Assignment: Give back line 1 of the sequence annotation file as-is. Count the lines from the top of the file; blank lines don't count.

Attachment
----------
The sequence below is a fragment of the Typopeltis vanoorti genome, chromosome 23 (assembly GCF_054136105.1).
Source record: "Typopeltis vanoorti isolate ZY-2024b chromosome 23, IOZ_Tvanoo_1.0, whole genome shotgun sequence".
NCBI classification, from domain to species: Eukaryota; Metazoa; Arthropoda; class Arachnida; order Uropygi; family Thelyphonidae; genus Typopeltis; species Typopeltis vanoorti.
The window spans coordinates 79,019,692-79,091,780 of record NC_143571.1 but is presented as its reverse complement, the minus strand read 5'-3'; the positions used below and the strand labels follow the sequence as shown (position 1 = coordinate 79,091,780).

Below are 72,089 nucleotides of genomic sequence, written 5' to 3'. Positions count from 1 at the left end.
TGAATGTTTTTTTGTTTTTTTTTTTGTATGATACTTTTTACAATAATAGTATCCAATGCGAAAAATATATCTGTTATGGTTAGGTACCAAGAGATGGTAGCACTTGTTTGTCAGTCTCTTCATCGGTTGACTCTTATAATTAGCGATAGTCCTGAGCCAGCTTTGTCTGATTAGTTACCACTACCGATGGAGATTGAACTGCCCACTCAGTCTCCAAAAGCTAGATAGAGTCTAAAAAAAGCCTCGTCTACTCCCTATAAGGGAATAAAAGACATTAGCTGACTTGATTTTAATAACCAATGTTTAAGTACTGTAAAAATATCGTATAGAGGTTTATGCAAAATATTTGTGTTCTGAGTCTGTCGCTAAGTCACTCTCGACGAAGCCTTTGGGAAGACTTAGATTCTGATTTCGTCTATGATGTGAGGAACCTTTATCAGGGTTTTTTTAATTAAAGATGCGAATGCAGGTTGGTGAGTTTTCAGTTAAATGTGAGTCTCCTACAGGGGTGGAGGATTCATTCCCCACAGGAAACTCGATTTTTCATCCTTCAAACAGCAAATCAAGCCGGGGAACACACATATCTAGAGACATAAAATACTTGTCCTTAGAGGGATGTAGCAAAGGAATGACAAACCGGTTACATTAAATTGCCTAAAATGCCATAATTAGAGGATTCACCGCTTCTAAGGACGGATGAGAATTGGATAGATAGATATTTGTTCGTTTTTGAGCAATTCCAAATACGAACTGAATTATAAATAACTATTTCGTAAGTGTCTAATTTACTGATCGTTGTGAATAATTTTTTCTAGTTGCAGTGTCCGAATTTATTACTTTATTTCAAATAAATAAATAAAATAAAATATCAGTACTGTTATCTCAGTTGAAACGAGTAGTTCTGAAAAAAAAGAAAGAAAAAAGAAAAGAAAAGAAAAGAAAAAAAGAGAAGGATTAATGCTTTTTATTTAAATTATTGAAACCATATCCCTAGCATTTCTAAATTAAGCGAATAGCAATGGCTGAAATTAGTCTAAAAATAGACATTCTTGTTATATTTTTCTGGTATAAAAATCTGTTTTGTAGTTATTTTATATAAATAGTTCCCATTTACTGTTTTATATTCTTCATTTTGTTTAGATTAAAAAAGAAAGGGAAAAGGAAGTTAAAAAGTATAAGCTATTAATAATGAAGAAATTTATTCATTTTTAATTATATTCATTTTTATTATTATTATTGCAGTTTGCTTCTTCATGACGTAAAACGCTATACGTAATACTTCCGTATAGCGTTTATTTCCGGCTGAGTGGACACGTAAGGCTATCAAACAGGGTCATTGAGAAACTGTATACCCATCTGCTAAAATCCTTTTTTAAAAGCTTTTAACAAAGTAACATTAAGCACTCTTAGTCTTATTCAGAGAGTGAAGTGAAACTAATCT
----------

The sequence below is a fragment of the Typopeltis vanoorti genome, chromosome 23 (assembly GCF_054136105.1).